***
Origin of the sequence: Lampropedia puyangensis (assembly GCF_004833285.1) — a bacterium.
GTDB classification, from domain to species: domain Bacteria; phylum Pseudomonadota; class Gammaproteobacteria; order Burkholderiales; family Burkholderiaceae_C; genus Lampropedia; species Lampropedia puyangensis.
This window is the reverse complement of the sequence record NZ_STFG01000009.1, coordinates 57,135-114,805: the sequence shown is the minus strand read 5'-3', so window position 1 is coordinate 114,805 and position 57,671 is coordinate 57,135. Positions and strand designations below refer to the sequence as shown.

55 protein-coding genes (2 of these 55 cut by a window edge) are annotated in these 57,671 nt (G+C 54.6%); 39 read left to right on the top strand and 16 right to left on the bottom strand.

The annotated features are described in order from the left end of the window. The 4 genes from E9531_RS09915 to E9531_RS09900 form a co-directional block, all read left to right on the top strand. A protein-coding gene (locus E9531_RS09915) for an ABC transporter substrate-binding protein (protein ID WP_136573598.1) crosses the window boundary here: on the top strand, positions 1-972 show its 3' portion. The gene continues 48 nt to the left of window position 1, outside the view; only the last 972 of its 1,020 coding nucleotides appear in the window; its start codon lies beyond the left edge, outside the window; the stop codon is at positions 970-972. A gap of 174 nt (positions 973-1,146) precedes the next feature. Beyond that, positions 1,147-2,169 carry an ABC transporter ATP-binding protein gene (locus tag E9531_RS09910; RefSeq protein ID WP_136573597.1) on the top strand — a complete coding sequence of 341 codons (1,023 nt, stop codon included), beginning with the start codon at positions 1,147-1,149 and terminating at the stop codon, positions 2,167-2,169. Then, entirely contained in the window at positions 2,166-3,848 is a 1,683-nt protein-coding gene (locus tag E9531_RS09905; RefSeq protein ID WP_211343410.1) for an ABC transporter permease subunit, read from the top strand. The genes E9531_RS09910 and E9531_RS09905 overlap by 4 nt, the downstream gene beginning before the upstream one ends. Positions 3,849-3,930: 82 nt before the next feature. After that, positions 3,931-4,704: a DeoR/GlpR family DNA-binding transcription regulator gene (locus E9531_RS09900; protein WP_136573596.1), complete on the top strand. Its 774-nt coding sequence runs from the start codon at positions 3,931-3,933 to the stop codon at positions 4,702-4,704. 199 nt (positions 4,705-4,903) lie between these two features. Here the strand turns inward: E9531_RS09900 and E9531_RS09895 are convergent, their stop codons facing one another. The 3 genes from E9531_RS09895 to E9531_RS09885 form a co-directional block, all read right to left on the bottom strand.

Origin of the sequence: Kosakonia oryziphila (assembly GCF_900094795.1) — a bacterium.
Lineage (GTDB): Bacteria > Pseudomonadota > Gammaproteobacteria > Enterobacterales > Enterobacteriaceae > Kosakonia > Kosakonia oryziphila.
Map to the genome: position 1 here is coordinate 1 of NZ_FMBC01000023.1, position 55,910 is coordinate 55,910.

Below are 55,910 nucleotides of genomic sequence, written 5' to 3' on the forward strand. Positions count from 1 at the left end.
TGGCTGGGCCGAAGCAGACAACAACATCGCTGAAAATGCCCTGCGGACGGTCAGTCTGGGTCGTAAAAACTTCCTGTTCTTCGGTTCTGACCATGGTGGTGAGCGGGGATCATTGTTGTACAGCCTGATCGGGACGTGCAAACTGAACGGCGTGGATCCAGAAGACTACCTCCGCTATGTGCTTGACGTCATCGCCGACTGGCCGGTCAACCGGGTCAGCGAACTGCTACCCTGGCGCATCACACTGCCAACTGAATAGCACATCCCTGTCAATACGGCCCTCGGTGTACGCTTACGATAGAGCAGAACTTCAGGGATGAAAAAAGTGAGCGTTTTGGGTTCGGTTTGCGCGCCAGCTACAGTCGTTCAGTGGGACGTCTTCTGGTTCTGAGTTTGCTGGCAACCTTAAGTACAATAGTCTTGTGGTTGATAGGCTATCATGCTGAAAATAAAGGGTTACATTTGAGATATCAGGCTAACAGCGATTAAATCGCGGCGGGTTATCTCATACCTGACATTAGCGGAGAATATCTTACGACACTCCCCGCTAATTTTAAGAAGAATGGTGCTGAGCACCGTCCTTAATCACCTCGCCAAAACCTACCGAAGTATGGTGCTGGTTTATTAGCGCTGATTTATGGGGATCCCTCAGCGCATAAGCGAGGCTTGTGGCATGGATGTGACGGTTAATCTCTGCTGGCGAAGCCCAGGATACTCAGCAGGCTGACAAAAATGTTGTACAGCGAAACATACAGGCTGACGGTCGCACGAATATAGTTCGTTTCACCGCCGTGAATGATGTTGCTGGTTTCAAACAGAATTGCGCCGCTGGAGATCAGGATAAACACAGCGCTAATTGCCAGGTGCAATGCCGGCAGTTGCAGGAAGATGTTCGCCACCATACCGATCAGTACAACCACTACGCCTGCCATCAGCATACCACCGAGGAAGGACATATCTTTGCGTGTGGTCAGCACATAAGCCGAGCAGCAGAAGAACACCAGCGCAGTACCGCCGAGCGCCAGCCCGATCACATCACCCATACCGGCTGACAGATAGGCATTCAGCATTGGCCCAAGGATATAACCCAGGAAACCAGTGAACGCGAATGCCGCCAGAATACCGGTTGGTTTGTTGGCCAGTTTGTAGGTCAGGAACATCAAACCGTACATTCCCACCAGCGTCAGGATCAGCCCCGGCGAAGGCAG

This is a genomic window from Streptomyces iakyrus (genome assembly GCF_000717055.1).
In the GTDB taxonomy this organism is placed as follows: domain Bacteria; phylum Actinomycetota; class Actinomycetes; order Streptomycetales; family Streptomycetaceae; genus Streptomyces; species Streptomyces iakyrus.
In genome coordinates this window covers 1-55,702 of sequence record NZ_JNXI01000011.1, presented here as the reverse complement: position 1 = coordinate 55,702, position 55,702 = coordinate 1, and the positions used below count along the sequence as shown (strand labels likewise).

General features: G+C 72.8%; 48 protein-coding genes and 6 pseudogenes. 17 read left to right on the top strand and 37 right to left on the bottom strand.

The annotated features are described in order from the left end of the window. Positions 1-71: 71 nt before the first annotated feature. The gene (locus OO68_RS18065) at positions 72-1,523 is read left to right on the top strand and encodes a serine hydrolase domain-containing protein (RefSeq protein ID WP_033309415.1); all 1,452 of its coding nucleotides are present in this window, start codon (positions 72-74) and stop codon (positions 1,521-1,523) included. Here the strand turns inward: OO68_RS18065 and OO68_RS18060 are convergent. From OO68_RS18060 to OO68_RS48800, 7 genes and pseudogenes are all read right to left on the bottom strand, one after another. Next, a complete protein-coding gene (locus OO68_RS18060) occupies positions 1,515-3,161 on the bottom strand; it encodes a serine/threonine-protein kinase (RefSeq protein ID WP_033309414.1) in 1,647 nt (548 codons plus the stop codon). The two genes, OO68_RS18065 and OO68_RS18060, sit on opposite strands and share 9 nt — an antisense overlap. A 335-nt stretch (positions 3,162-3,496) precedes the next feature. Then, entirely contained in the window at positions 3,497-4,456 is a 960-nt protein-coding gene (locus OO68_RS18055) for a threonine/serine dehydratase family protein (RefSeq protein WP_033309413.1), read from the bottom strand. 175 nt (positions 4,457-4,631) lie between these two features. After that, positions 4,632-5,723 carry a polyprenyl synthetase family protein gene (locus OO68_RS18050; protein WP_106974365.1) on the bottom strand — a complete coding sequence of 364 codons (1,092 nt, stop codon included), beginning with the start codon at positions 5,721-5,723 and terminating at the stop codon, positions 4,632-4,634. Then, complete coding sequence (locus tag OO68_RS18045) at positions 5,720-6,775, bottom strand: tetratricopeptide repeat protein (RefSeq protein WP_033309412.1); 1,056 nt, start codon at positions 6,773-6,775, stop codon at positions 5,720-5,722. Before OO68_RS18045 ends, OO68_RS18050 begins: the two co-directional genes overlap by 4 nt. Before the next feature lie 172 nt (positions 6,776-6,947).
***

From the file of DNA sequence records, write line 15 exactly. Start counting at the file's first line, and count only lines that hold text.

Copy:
The annotated features are described in order from the left end of the window. Positions 1-71: 71 nt before the first annotated feature. The gene (locus OO68_RS18065) at positions 72-1,523 is read left to right on the top strand and encodes a serine hydrolase domain-containing protein (RefSeq protein ID WP_033309415.1); all 1,452 of its coding nucleotides are present in this window, start codon (positions 72-74) and stop codon (positions 1,521-1,523) included. Here the strand turns inward: OO68_RS18065 and OO68_RS18060 are convergent. From OO68_RS18060 to OO68_RS48800, 7 genes and pseudogenes are all read right to left on the bottom strand, one after another. Next, a complete protein-coding gene (locus OO68_RS18060) occupies positions 1,515-3,161 on the bottom strand; it encodes a serine/threonine-protein kinase (RefSeq protein ID WP_033309414.1) in 1,647 nt (548 codons plus the stop codon). The two genes, OO68_RS18065 and OO68_RS18060, sit on opposite strands and share 9 nt — an antisense overlap. A 335-nt stretch (positions 3,162-3,496) precedes the next feature. Then, entirely contained in the window at positions 3,497-4,456 is a 960-nt protein-coding gene (locus OO68_RS18055) for a threonine/serine dehydratase family protein (RefSeq protein WP_033309413.1), read from the bottom strand. 175 nt (positions 4,457-4,631) lie between these two features. After that, positions 4,632-5,723 carry a polyprenyl synthetase family protein gene (locus OO68_RS18050; protein WP_106974365.1) on the bottom strand — a complete coding sequence of 364 codons (1,092 nt, stop codon included), beginning with the start codon at positions 5,721-5,723 and terminating at the stop codon, positions 4,632-4,634. Then, complete coding sequence (locus tag OO68_RS18045) at positions 5,720-6,775, bottom strand: tetratricopeptide repeat protein (RefSeq protein WP_033309412.1); 1,056 nt, start codon at positions 6,773-6,775, stop codon at positions 5,720-5,722. Before OO68_RS18045 ends, OO68_RS18050 begins: the two co-directional genes overlap by 4 nt. Before the next feature lie 172 nt (positions 6,776-6,947).